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Although some data has suggested a potential association between receipt of the quadrivalent human papillomavirus (HPV) vaccination and subsequent venous thromboembolism, an analysis that included more than 500,000 women who received the vaccine did not find an increased risk of VTE, according to a study in the July 9 issue of JAMA.
“Safety concerns can compromise immunization programs to the detriment of public health, and timely evaluations of such concerns are essential,” the authors write. Nikolai Madrid Scheller, MB, of Statens Serum Institut in Copenhagen, Denmark, and colleagues used data from Danish national registers to evaluate the potential link between quadrivalent HPV vaccination and VTE.
Information on vaccination, use of oral contraceptives, use of anticoagulants (blood thinners), and the outcome of a first hospital diagnosis of VTE not related to pregnancy, surgery, or cancer was obtained from Danish registers.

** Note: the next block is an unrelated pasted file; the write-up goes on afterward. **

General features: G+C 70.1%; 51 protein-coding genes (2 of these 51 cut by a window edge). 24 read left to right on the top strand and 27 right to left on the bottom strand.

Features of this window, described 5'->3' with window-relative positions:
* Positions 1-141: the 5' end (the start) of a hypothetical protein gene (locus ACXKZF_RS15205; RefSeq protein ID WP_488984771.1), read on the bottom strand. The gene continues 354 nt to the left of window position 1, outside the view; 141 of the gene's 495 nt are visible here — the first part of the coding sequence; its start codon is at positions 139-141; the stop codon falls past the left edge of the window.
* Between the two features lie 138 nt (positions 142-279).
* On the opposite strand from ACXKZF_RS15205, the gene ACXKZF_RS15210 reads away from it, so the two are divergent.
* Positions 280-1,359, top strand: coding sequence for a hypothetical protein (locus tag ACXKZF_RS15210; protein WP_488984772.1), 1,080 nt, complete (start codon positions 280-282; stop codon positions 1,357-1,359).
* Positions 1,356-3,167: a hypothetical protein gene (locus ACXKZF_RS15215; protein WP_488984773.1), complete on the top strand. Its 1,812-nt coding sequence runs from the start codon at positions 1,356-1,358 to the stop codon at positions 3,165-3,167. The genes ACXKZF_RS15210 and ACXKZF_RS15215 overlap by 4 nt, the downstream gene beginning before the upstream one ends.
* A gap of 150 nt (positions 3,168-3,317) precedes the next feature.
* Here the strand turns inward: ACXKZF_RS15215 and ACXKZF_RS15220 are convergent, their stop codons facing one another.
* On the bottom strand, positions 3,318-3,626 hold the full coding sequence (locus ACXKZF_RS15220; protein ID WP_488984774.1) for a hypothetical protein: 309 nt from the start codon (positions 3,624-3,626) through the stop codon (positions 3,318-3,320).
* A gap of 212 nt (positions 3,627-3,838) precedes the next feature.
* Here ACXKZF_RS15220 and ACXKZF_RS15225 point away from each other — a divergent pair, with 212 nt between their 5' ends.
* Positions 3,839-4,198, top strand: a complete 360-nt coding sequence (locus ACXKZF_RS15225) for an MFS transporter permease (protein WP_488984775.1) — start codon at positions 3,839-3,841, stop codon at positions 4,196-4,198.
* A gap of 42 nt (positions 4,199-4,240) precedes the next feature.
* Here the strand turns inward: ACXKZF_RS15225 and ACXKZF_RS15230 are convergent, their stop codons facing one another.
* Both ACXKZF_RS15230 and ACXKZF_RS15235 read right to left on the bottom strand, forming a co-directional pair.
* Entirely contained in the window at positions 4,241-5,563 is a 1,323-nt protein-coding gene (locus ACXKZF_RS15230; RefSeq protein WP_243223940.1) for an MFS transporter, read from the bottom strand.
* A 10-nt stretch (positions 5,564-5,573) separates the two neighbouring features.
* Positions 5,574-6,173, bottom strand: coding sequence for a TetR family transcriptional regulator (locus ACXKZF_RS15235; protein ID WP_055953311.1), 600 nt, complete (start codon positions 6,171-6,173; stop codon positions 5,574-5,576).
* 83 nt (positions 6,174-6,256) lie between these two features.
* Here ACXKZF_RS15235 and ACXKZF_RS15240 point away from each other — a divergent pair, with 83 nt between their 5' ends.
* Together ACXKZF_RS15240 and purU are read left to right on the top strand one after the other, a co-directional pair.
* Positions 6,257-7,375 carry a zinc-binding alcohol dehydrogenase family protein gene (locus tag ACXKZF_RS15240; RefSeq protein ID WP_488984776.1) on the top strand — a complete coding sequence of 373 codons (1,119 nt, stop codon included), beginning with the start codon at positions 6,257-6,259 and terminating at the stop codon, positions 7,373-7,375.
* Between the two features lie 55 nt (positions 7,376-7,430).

The study included all Danish women, ages 10 through 44 years, from October 2006 through July 2013 (n =1,613,798), including 500,345 (31 percent) who received the quadrivalent HPV vaccine; there were 4,375 incident cases of VTE. Of these, 889 women (20 percent) were vaccinated during the study period. Analysis of the data did not find an association between the quadrivalent HPV vaccine and VTE during the 42 days following vaccination (defined as the main risk period).
“Our results, which were consistent after adjustment for oral contraceptive use and in girls and young women as well as mid-adult women, do not provide support for an increased risk of VTE following quadrivalent HPV vaccination,” the researchers write.
Source: American Medical Association (AMA)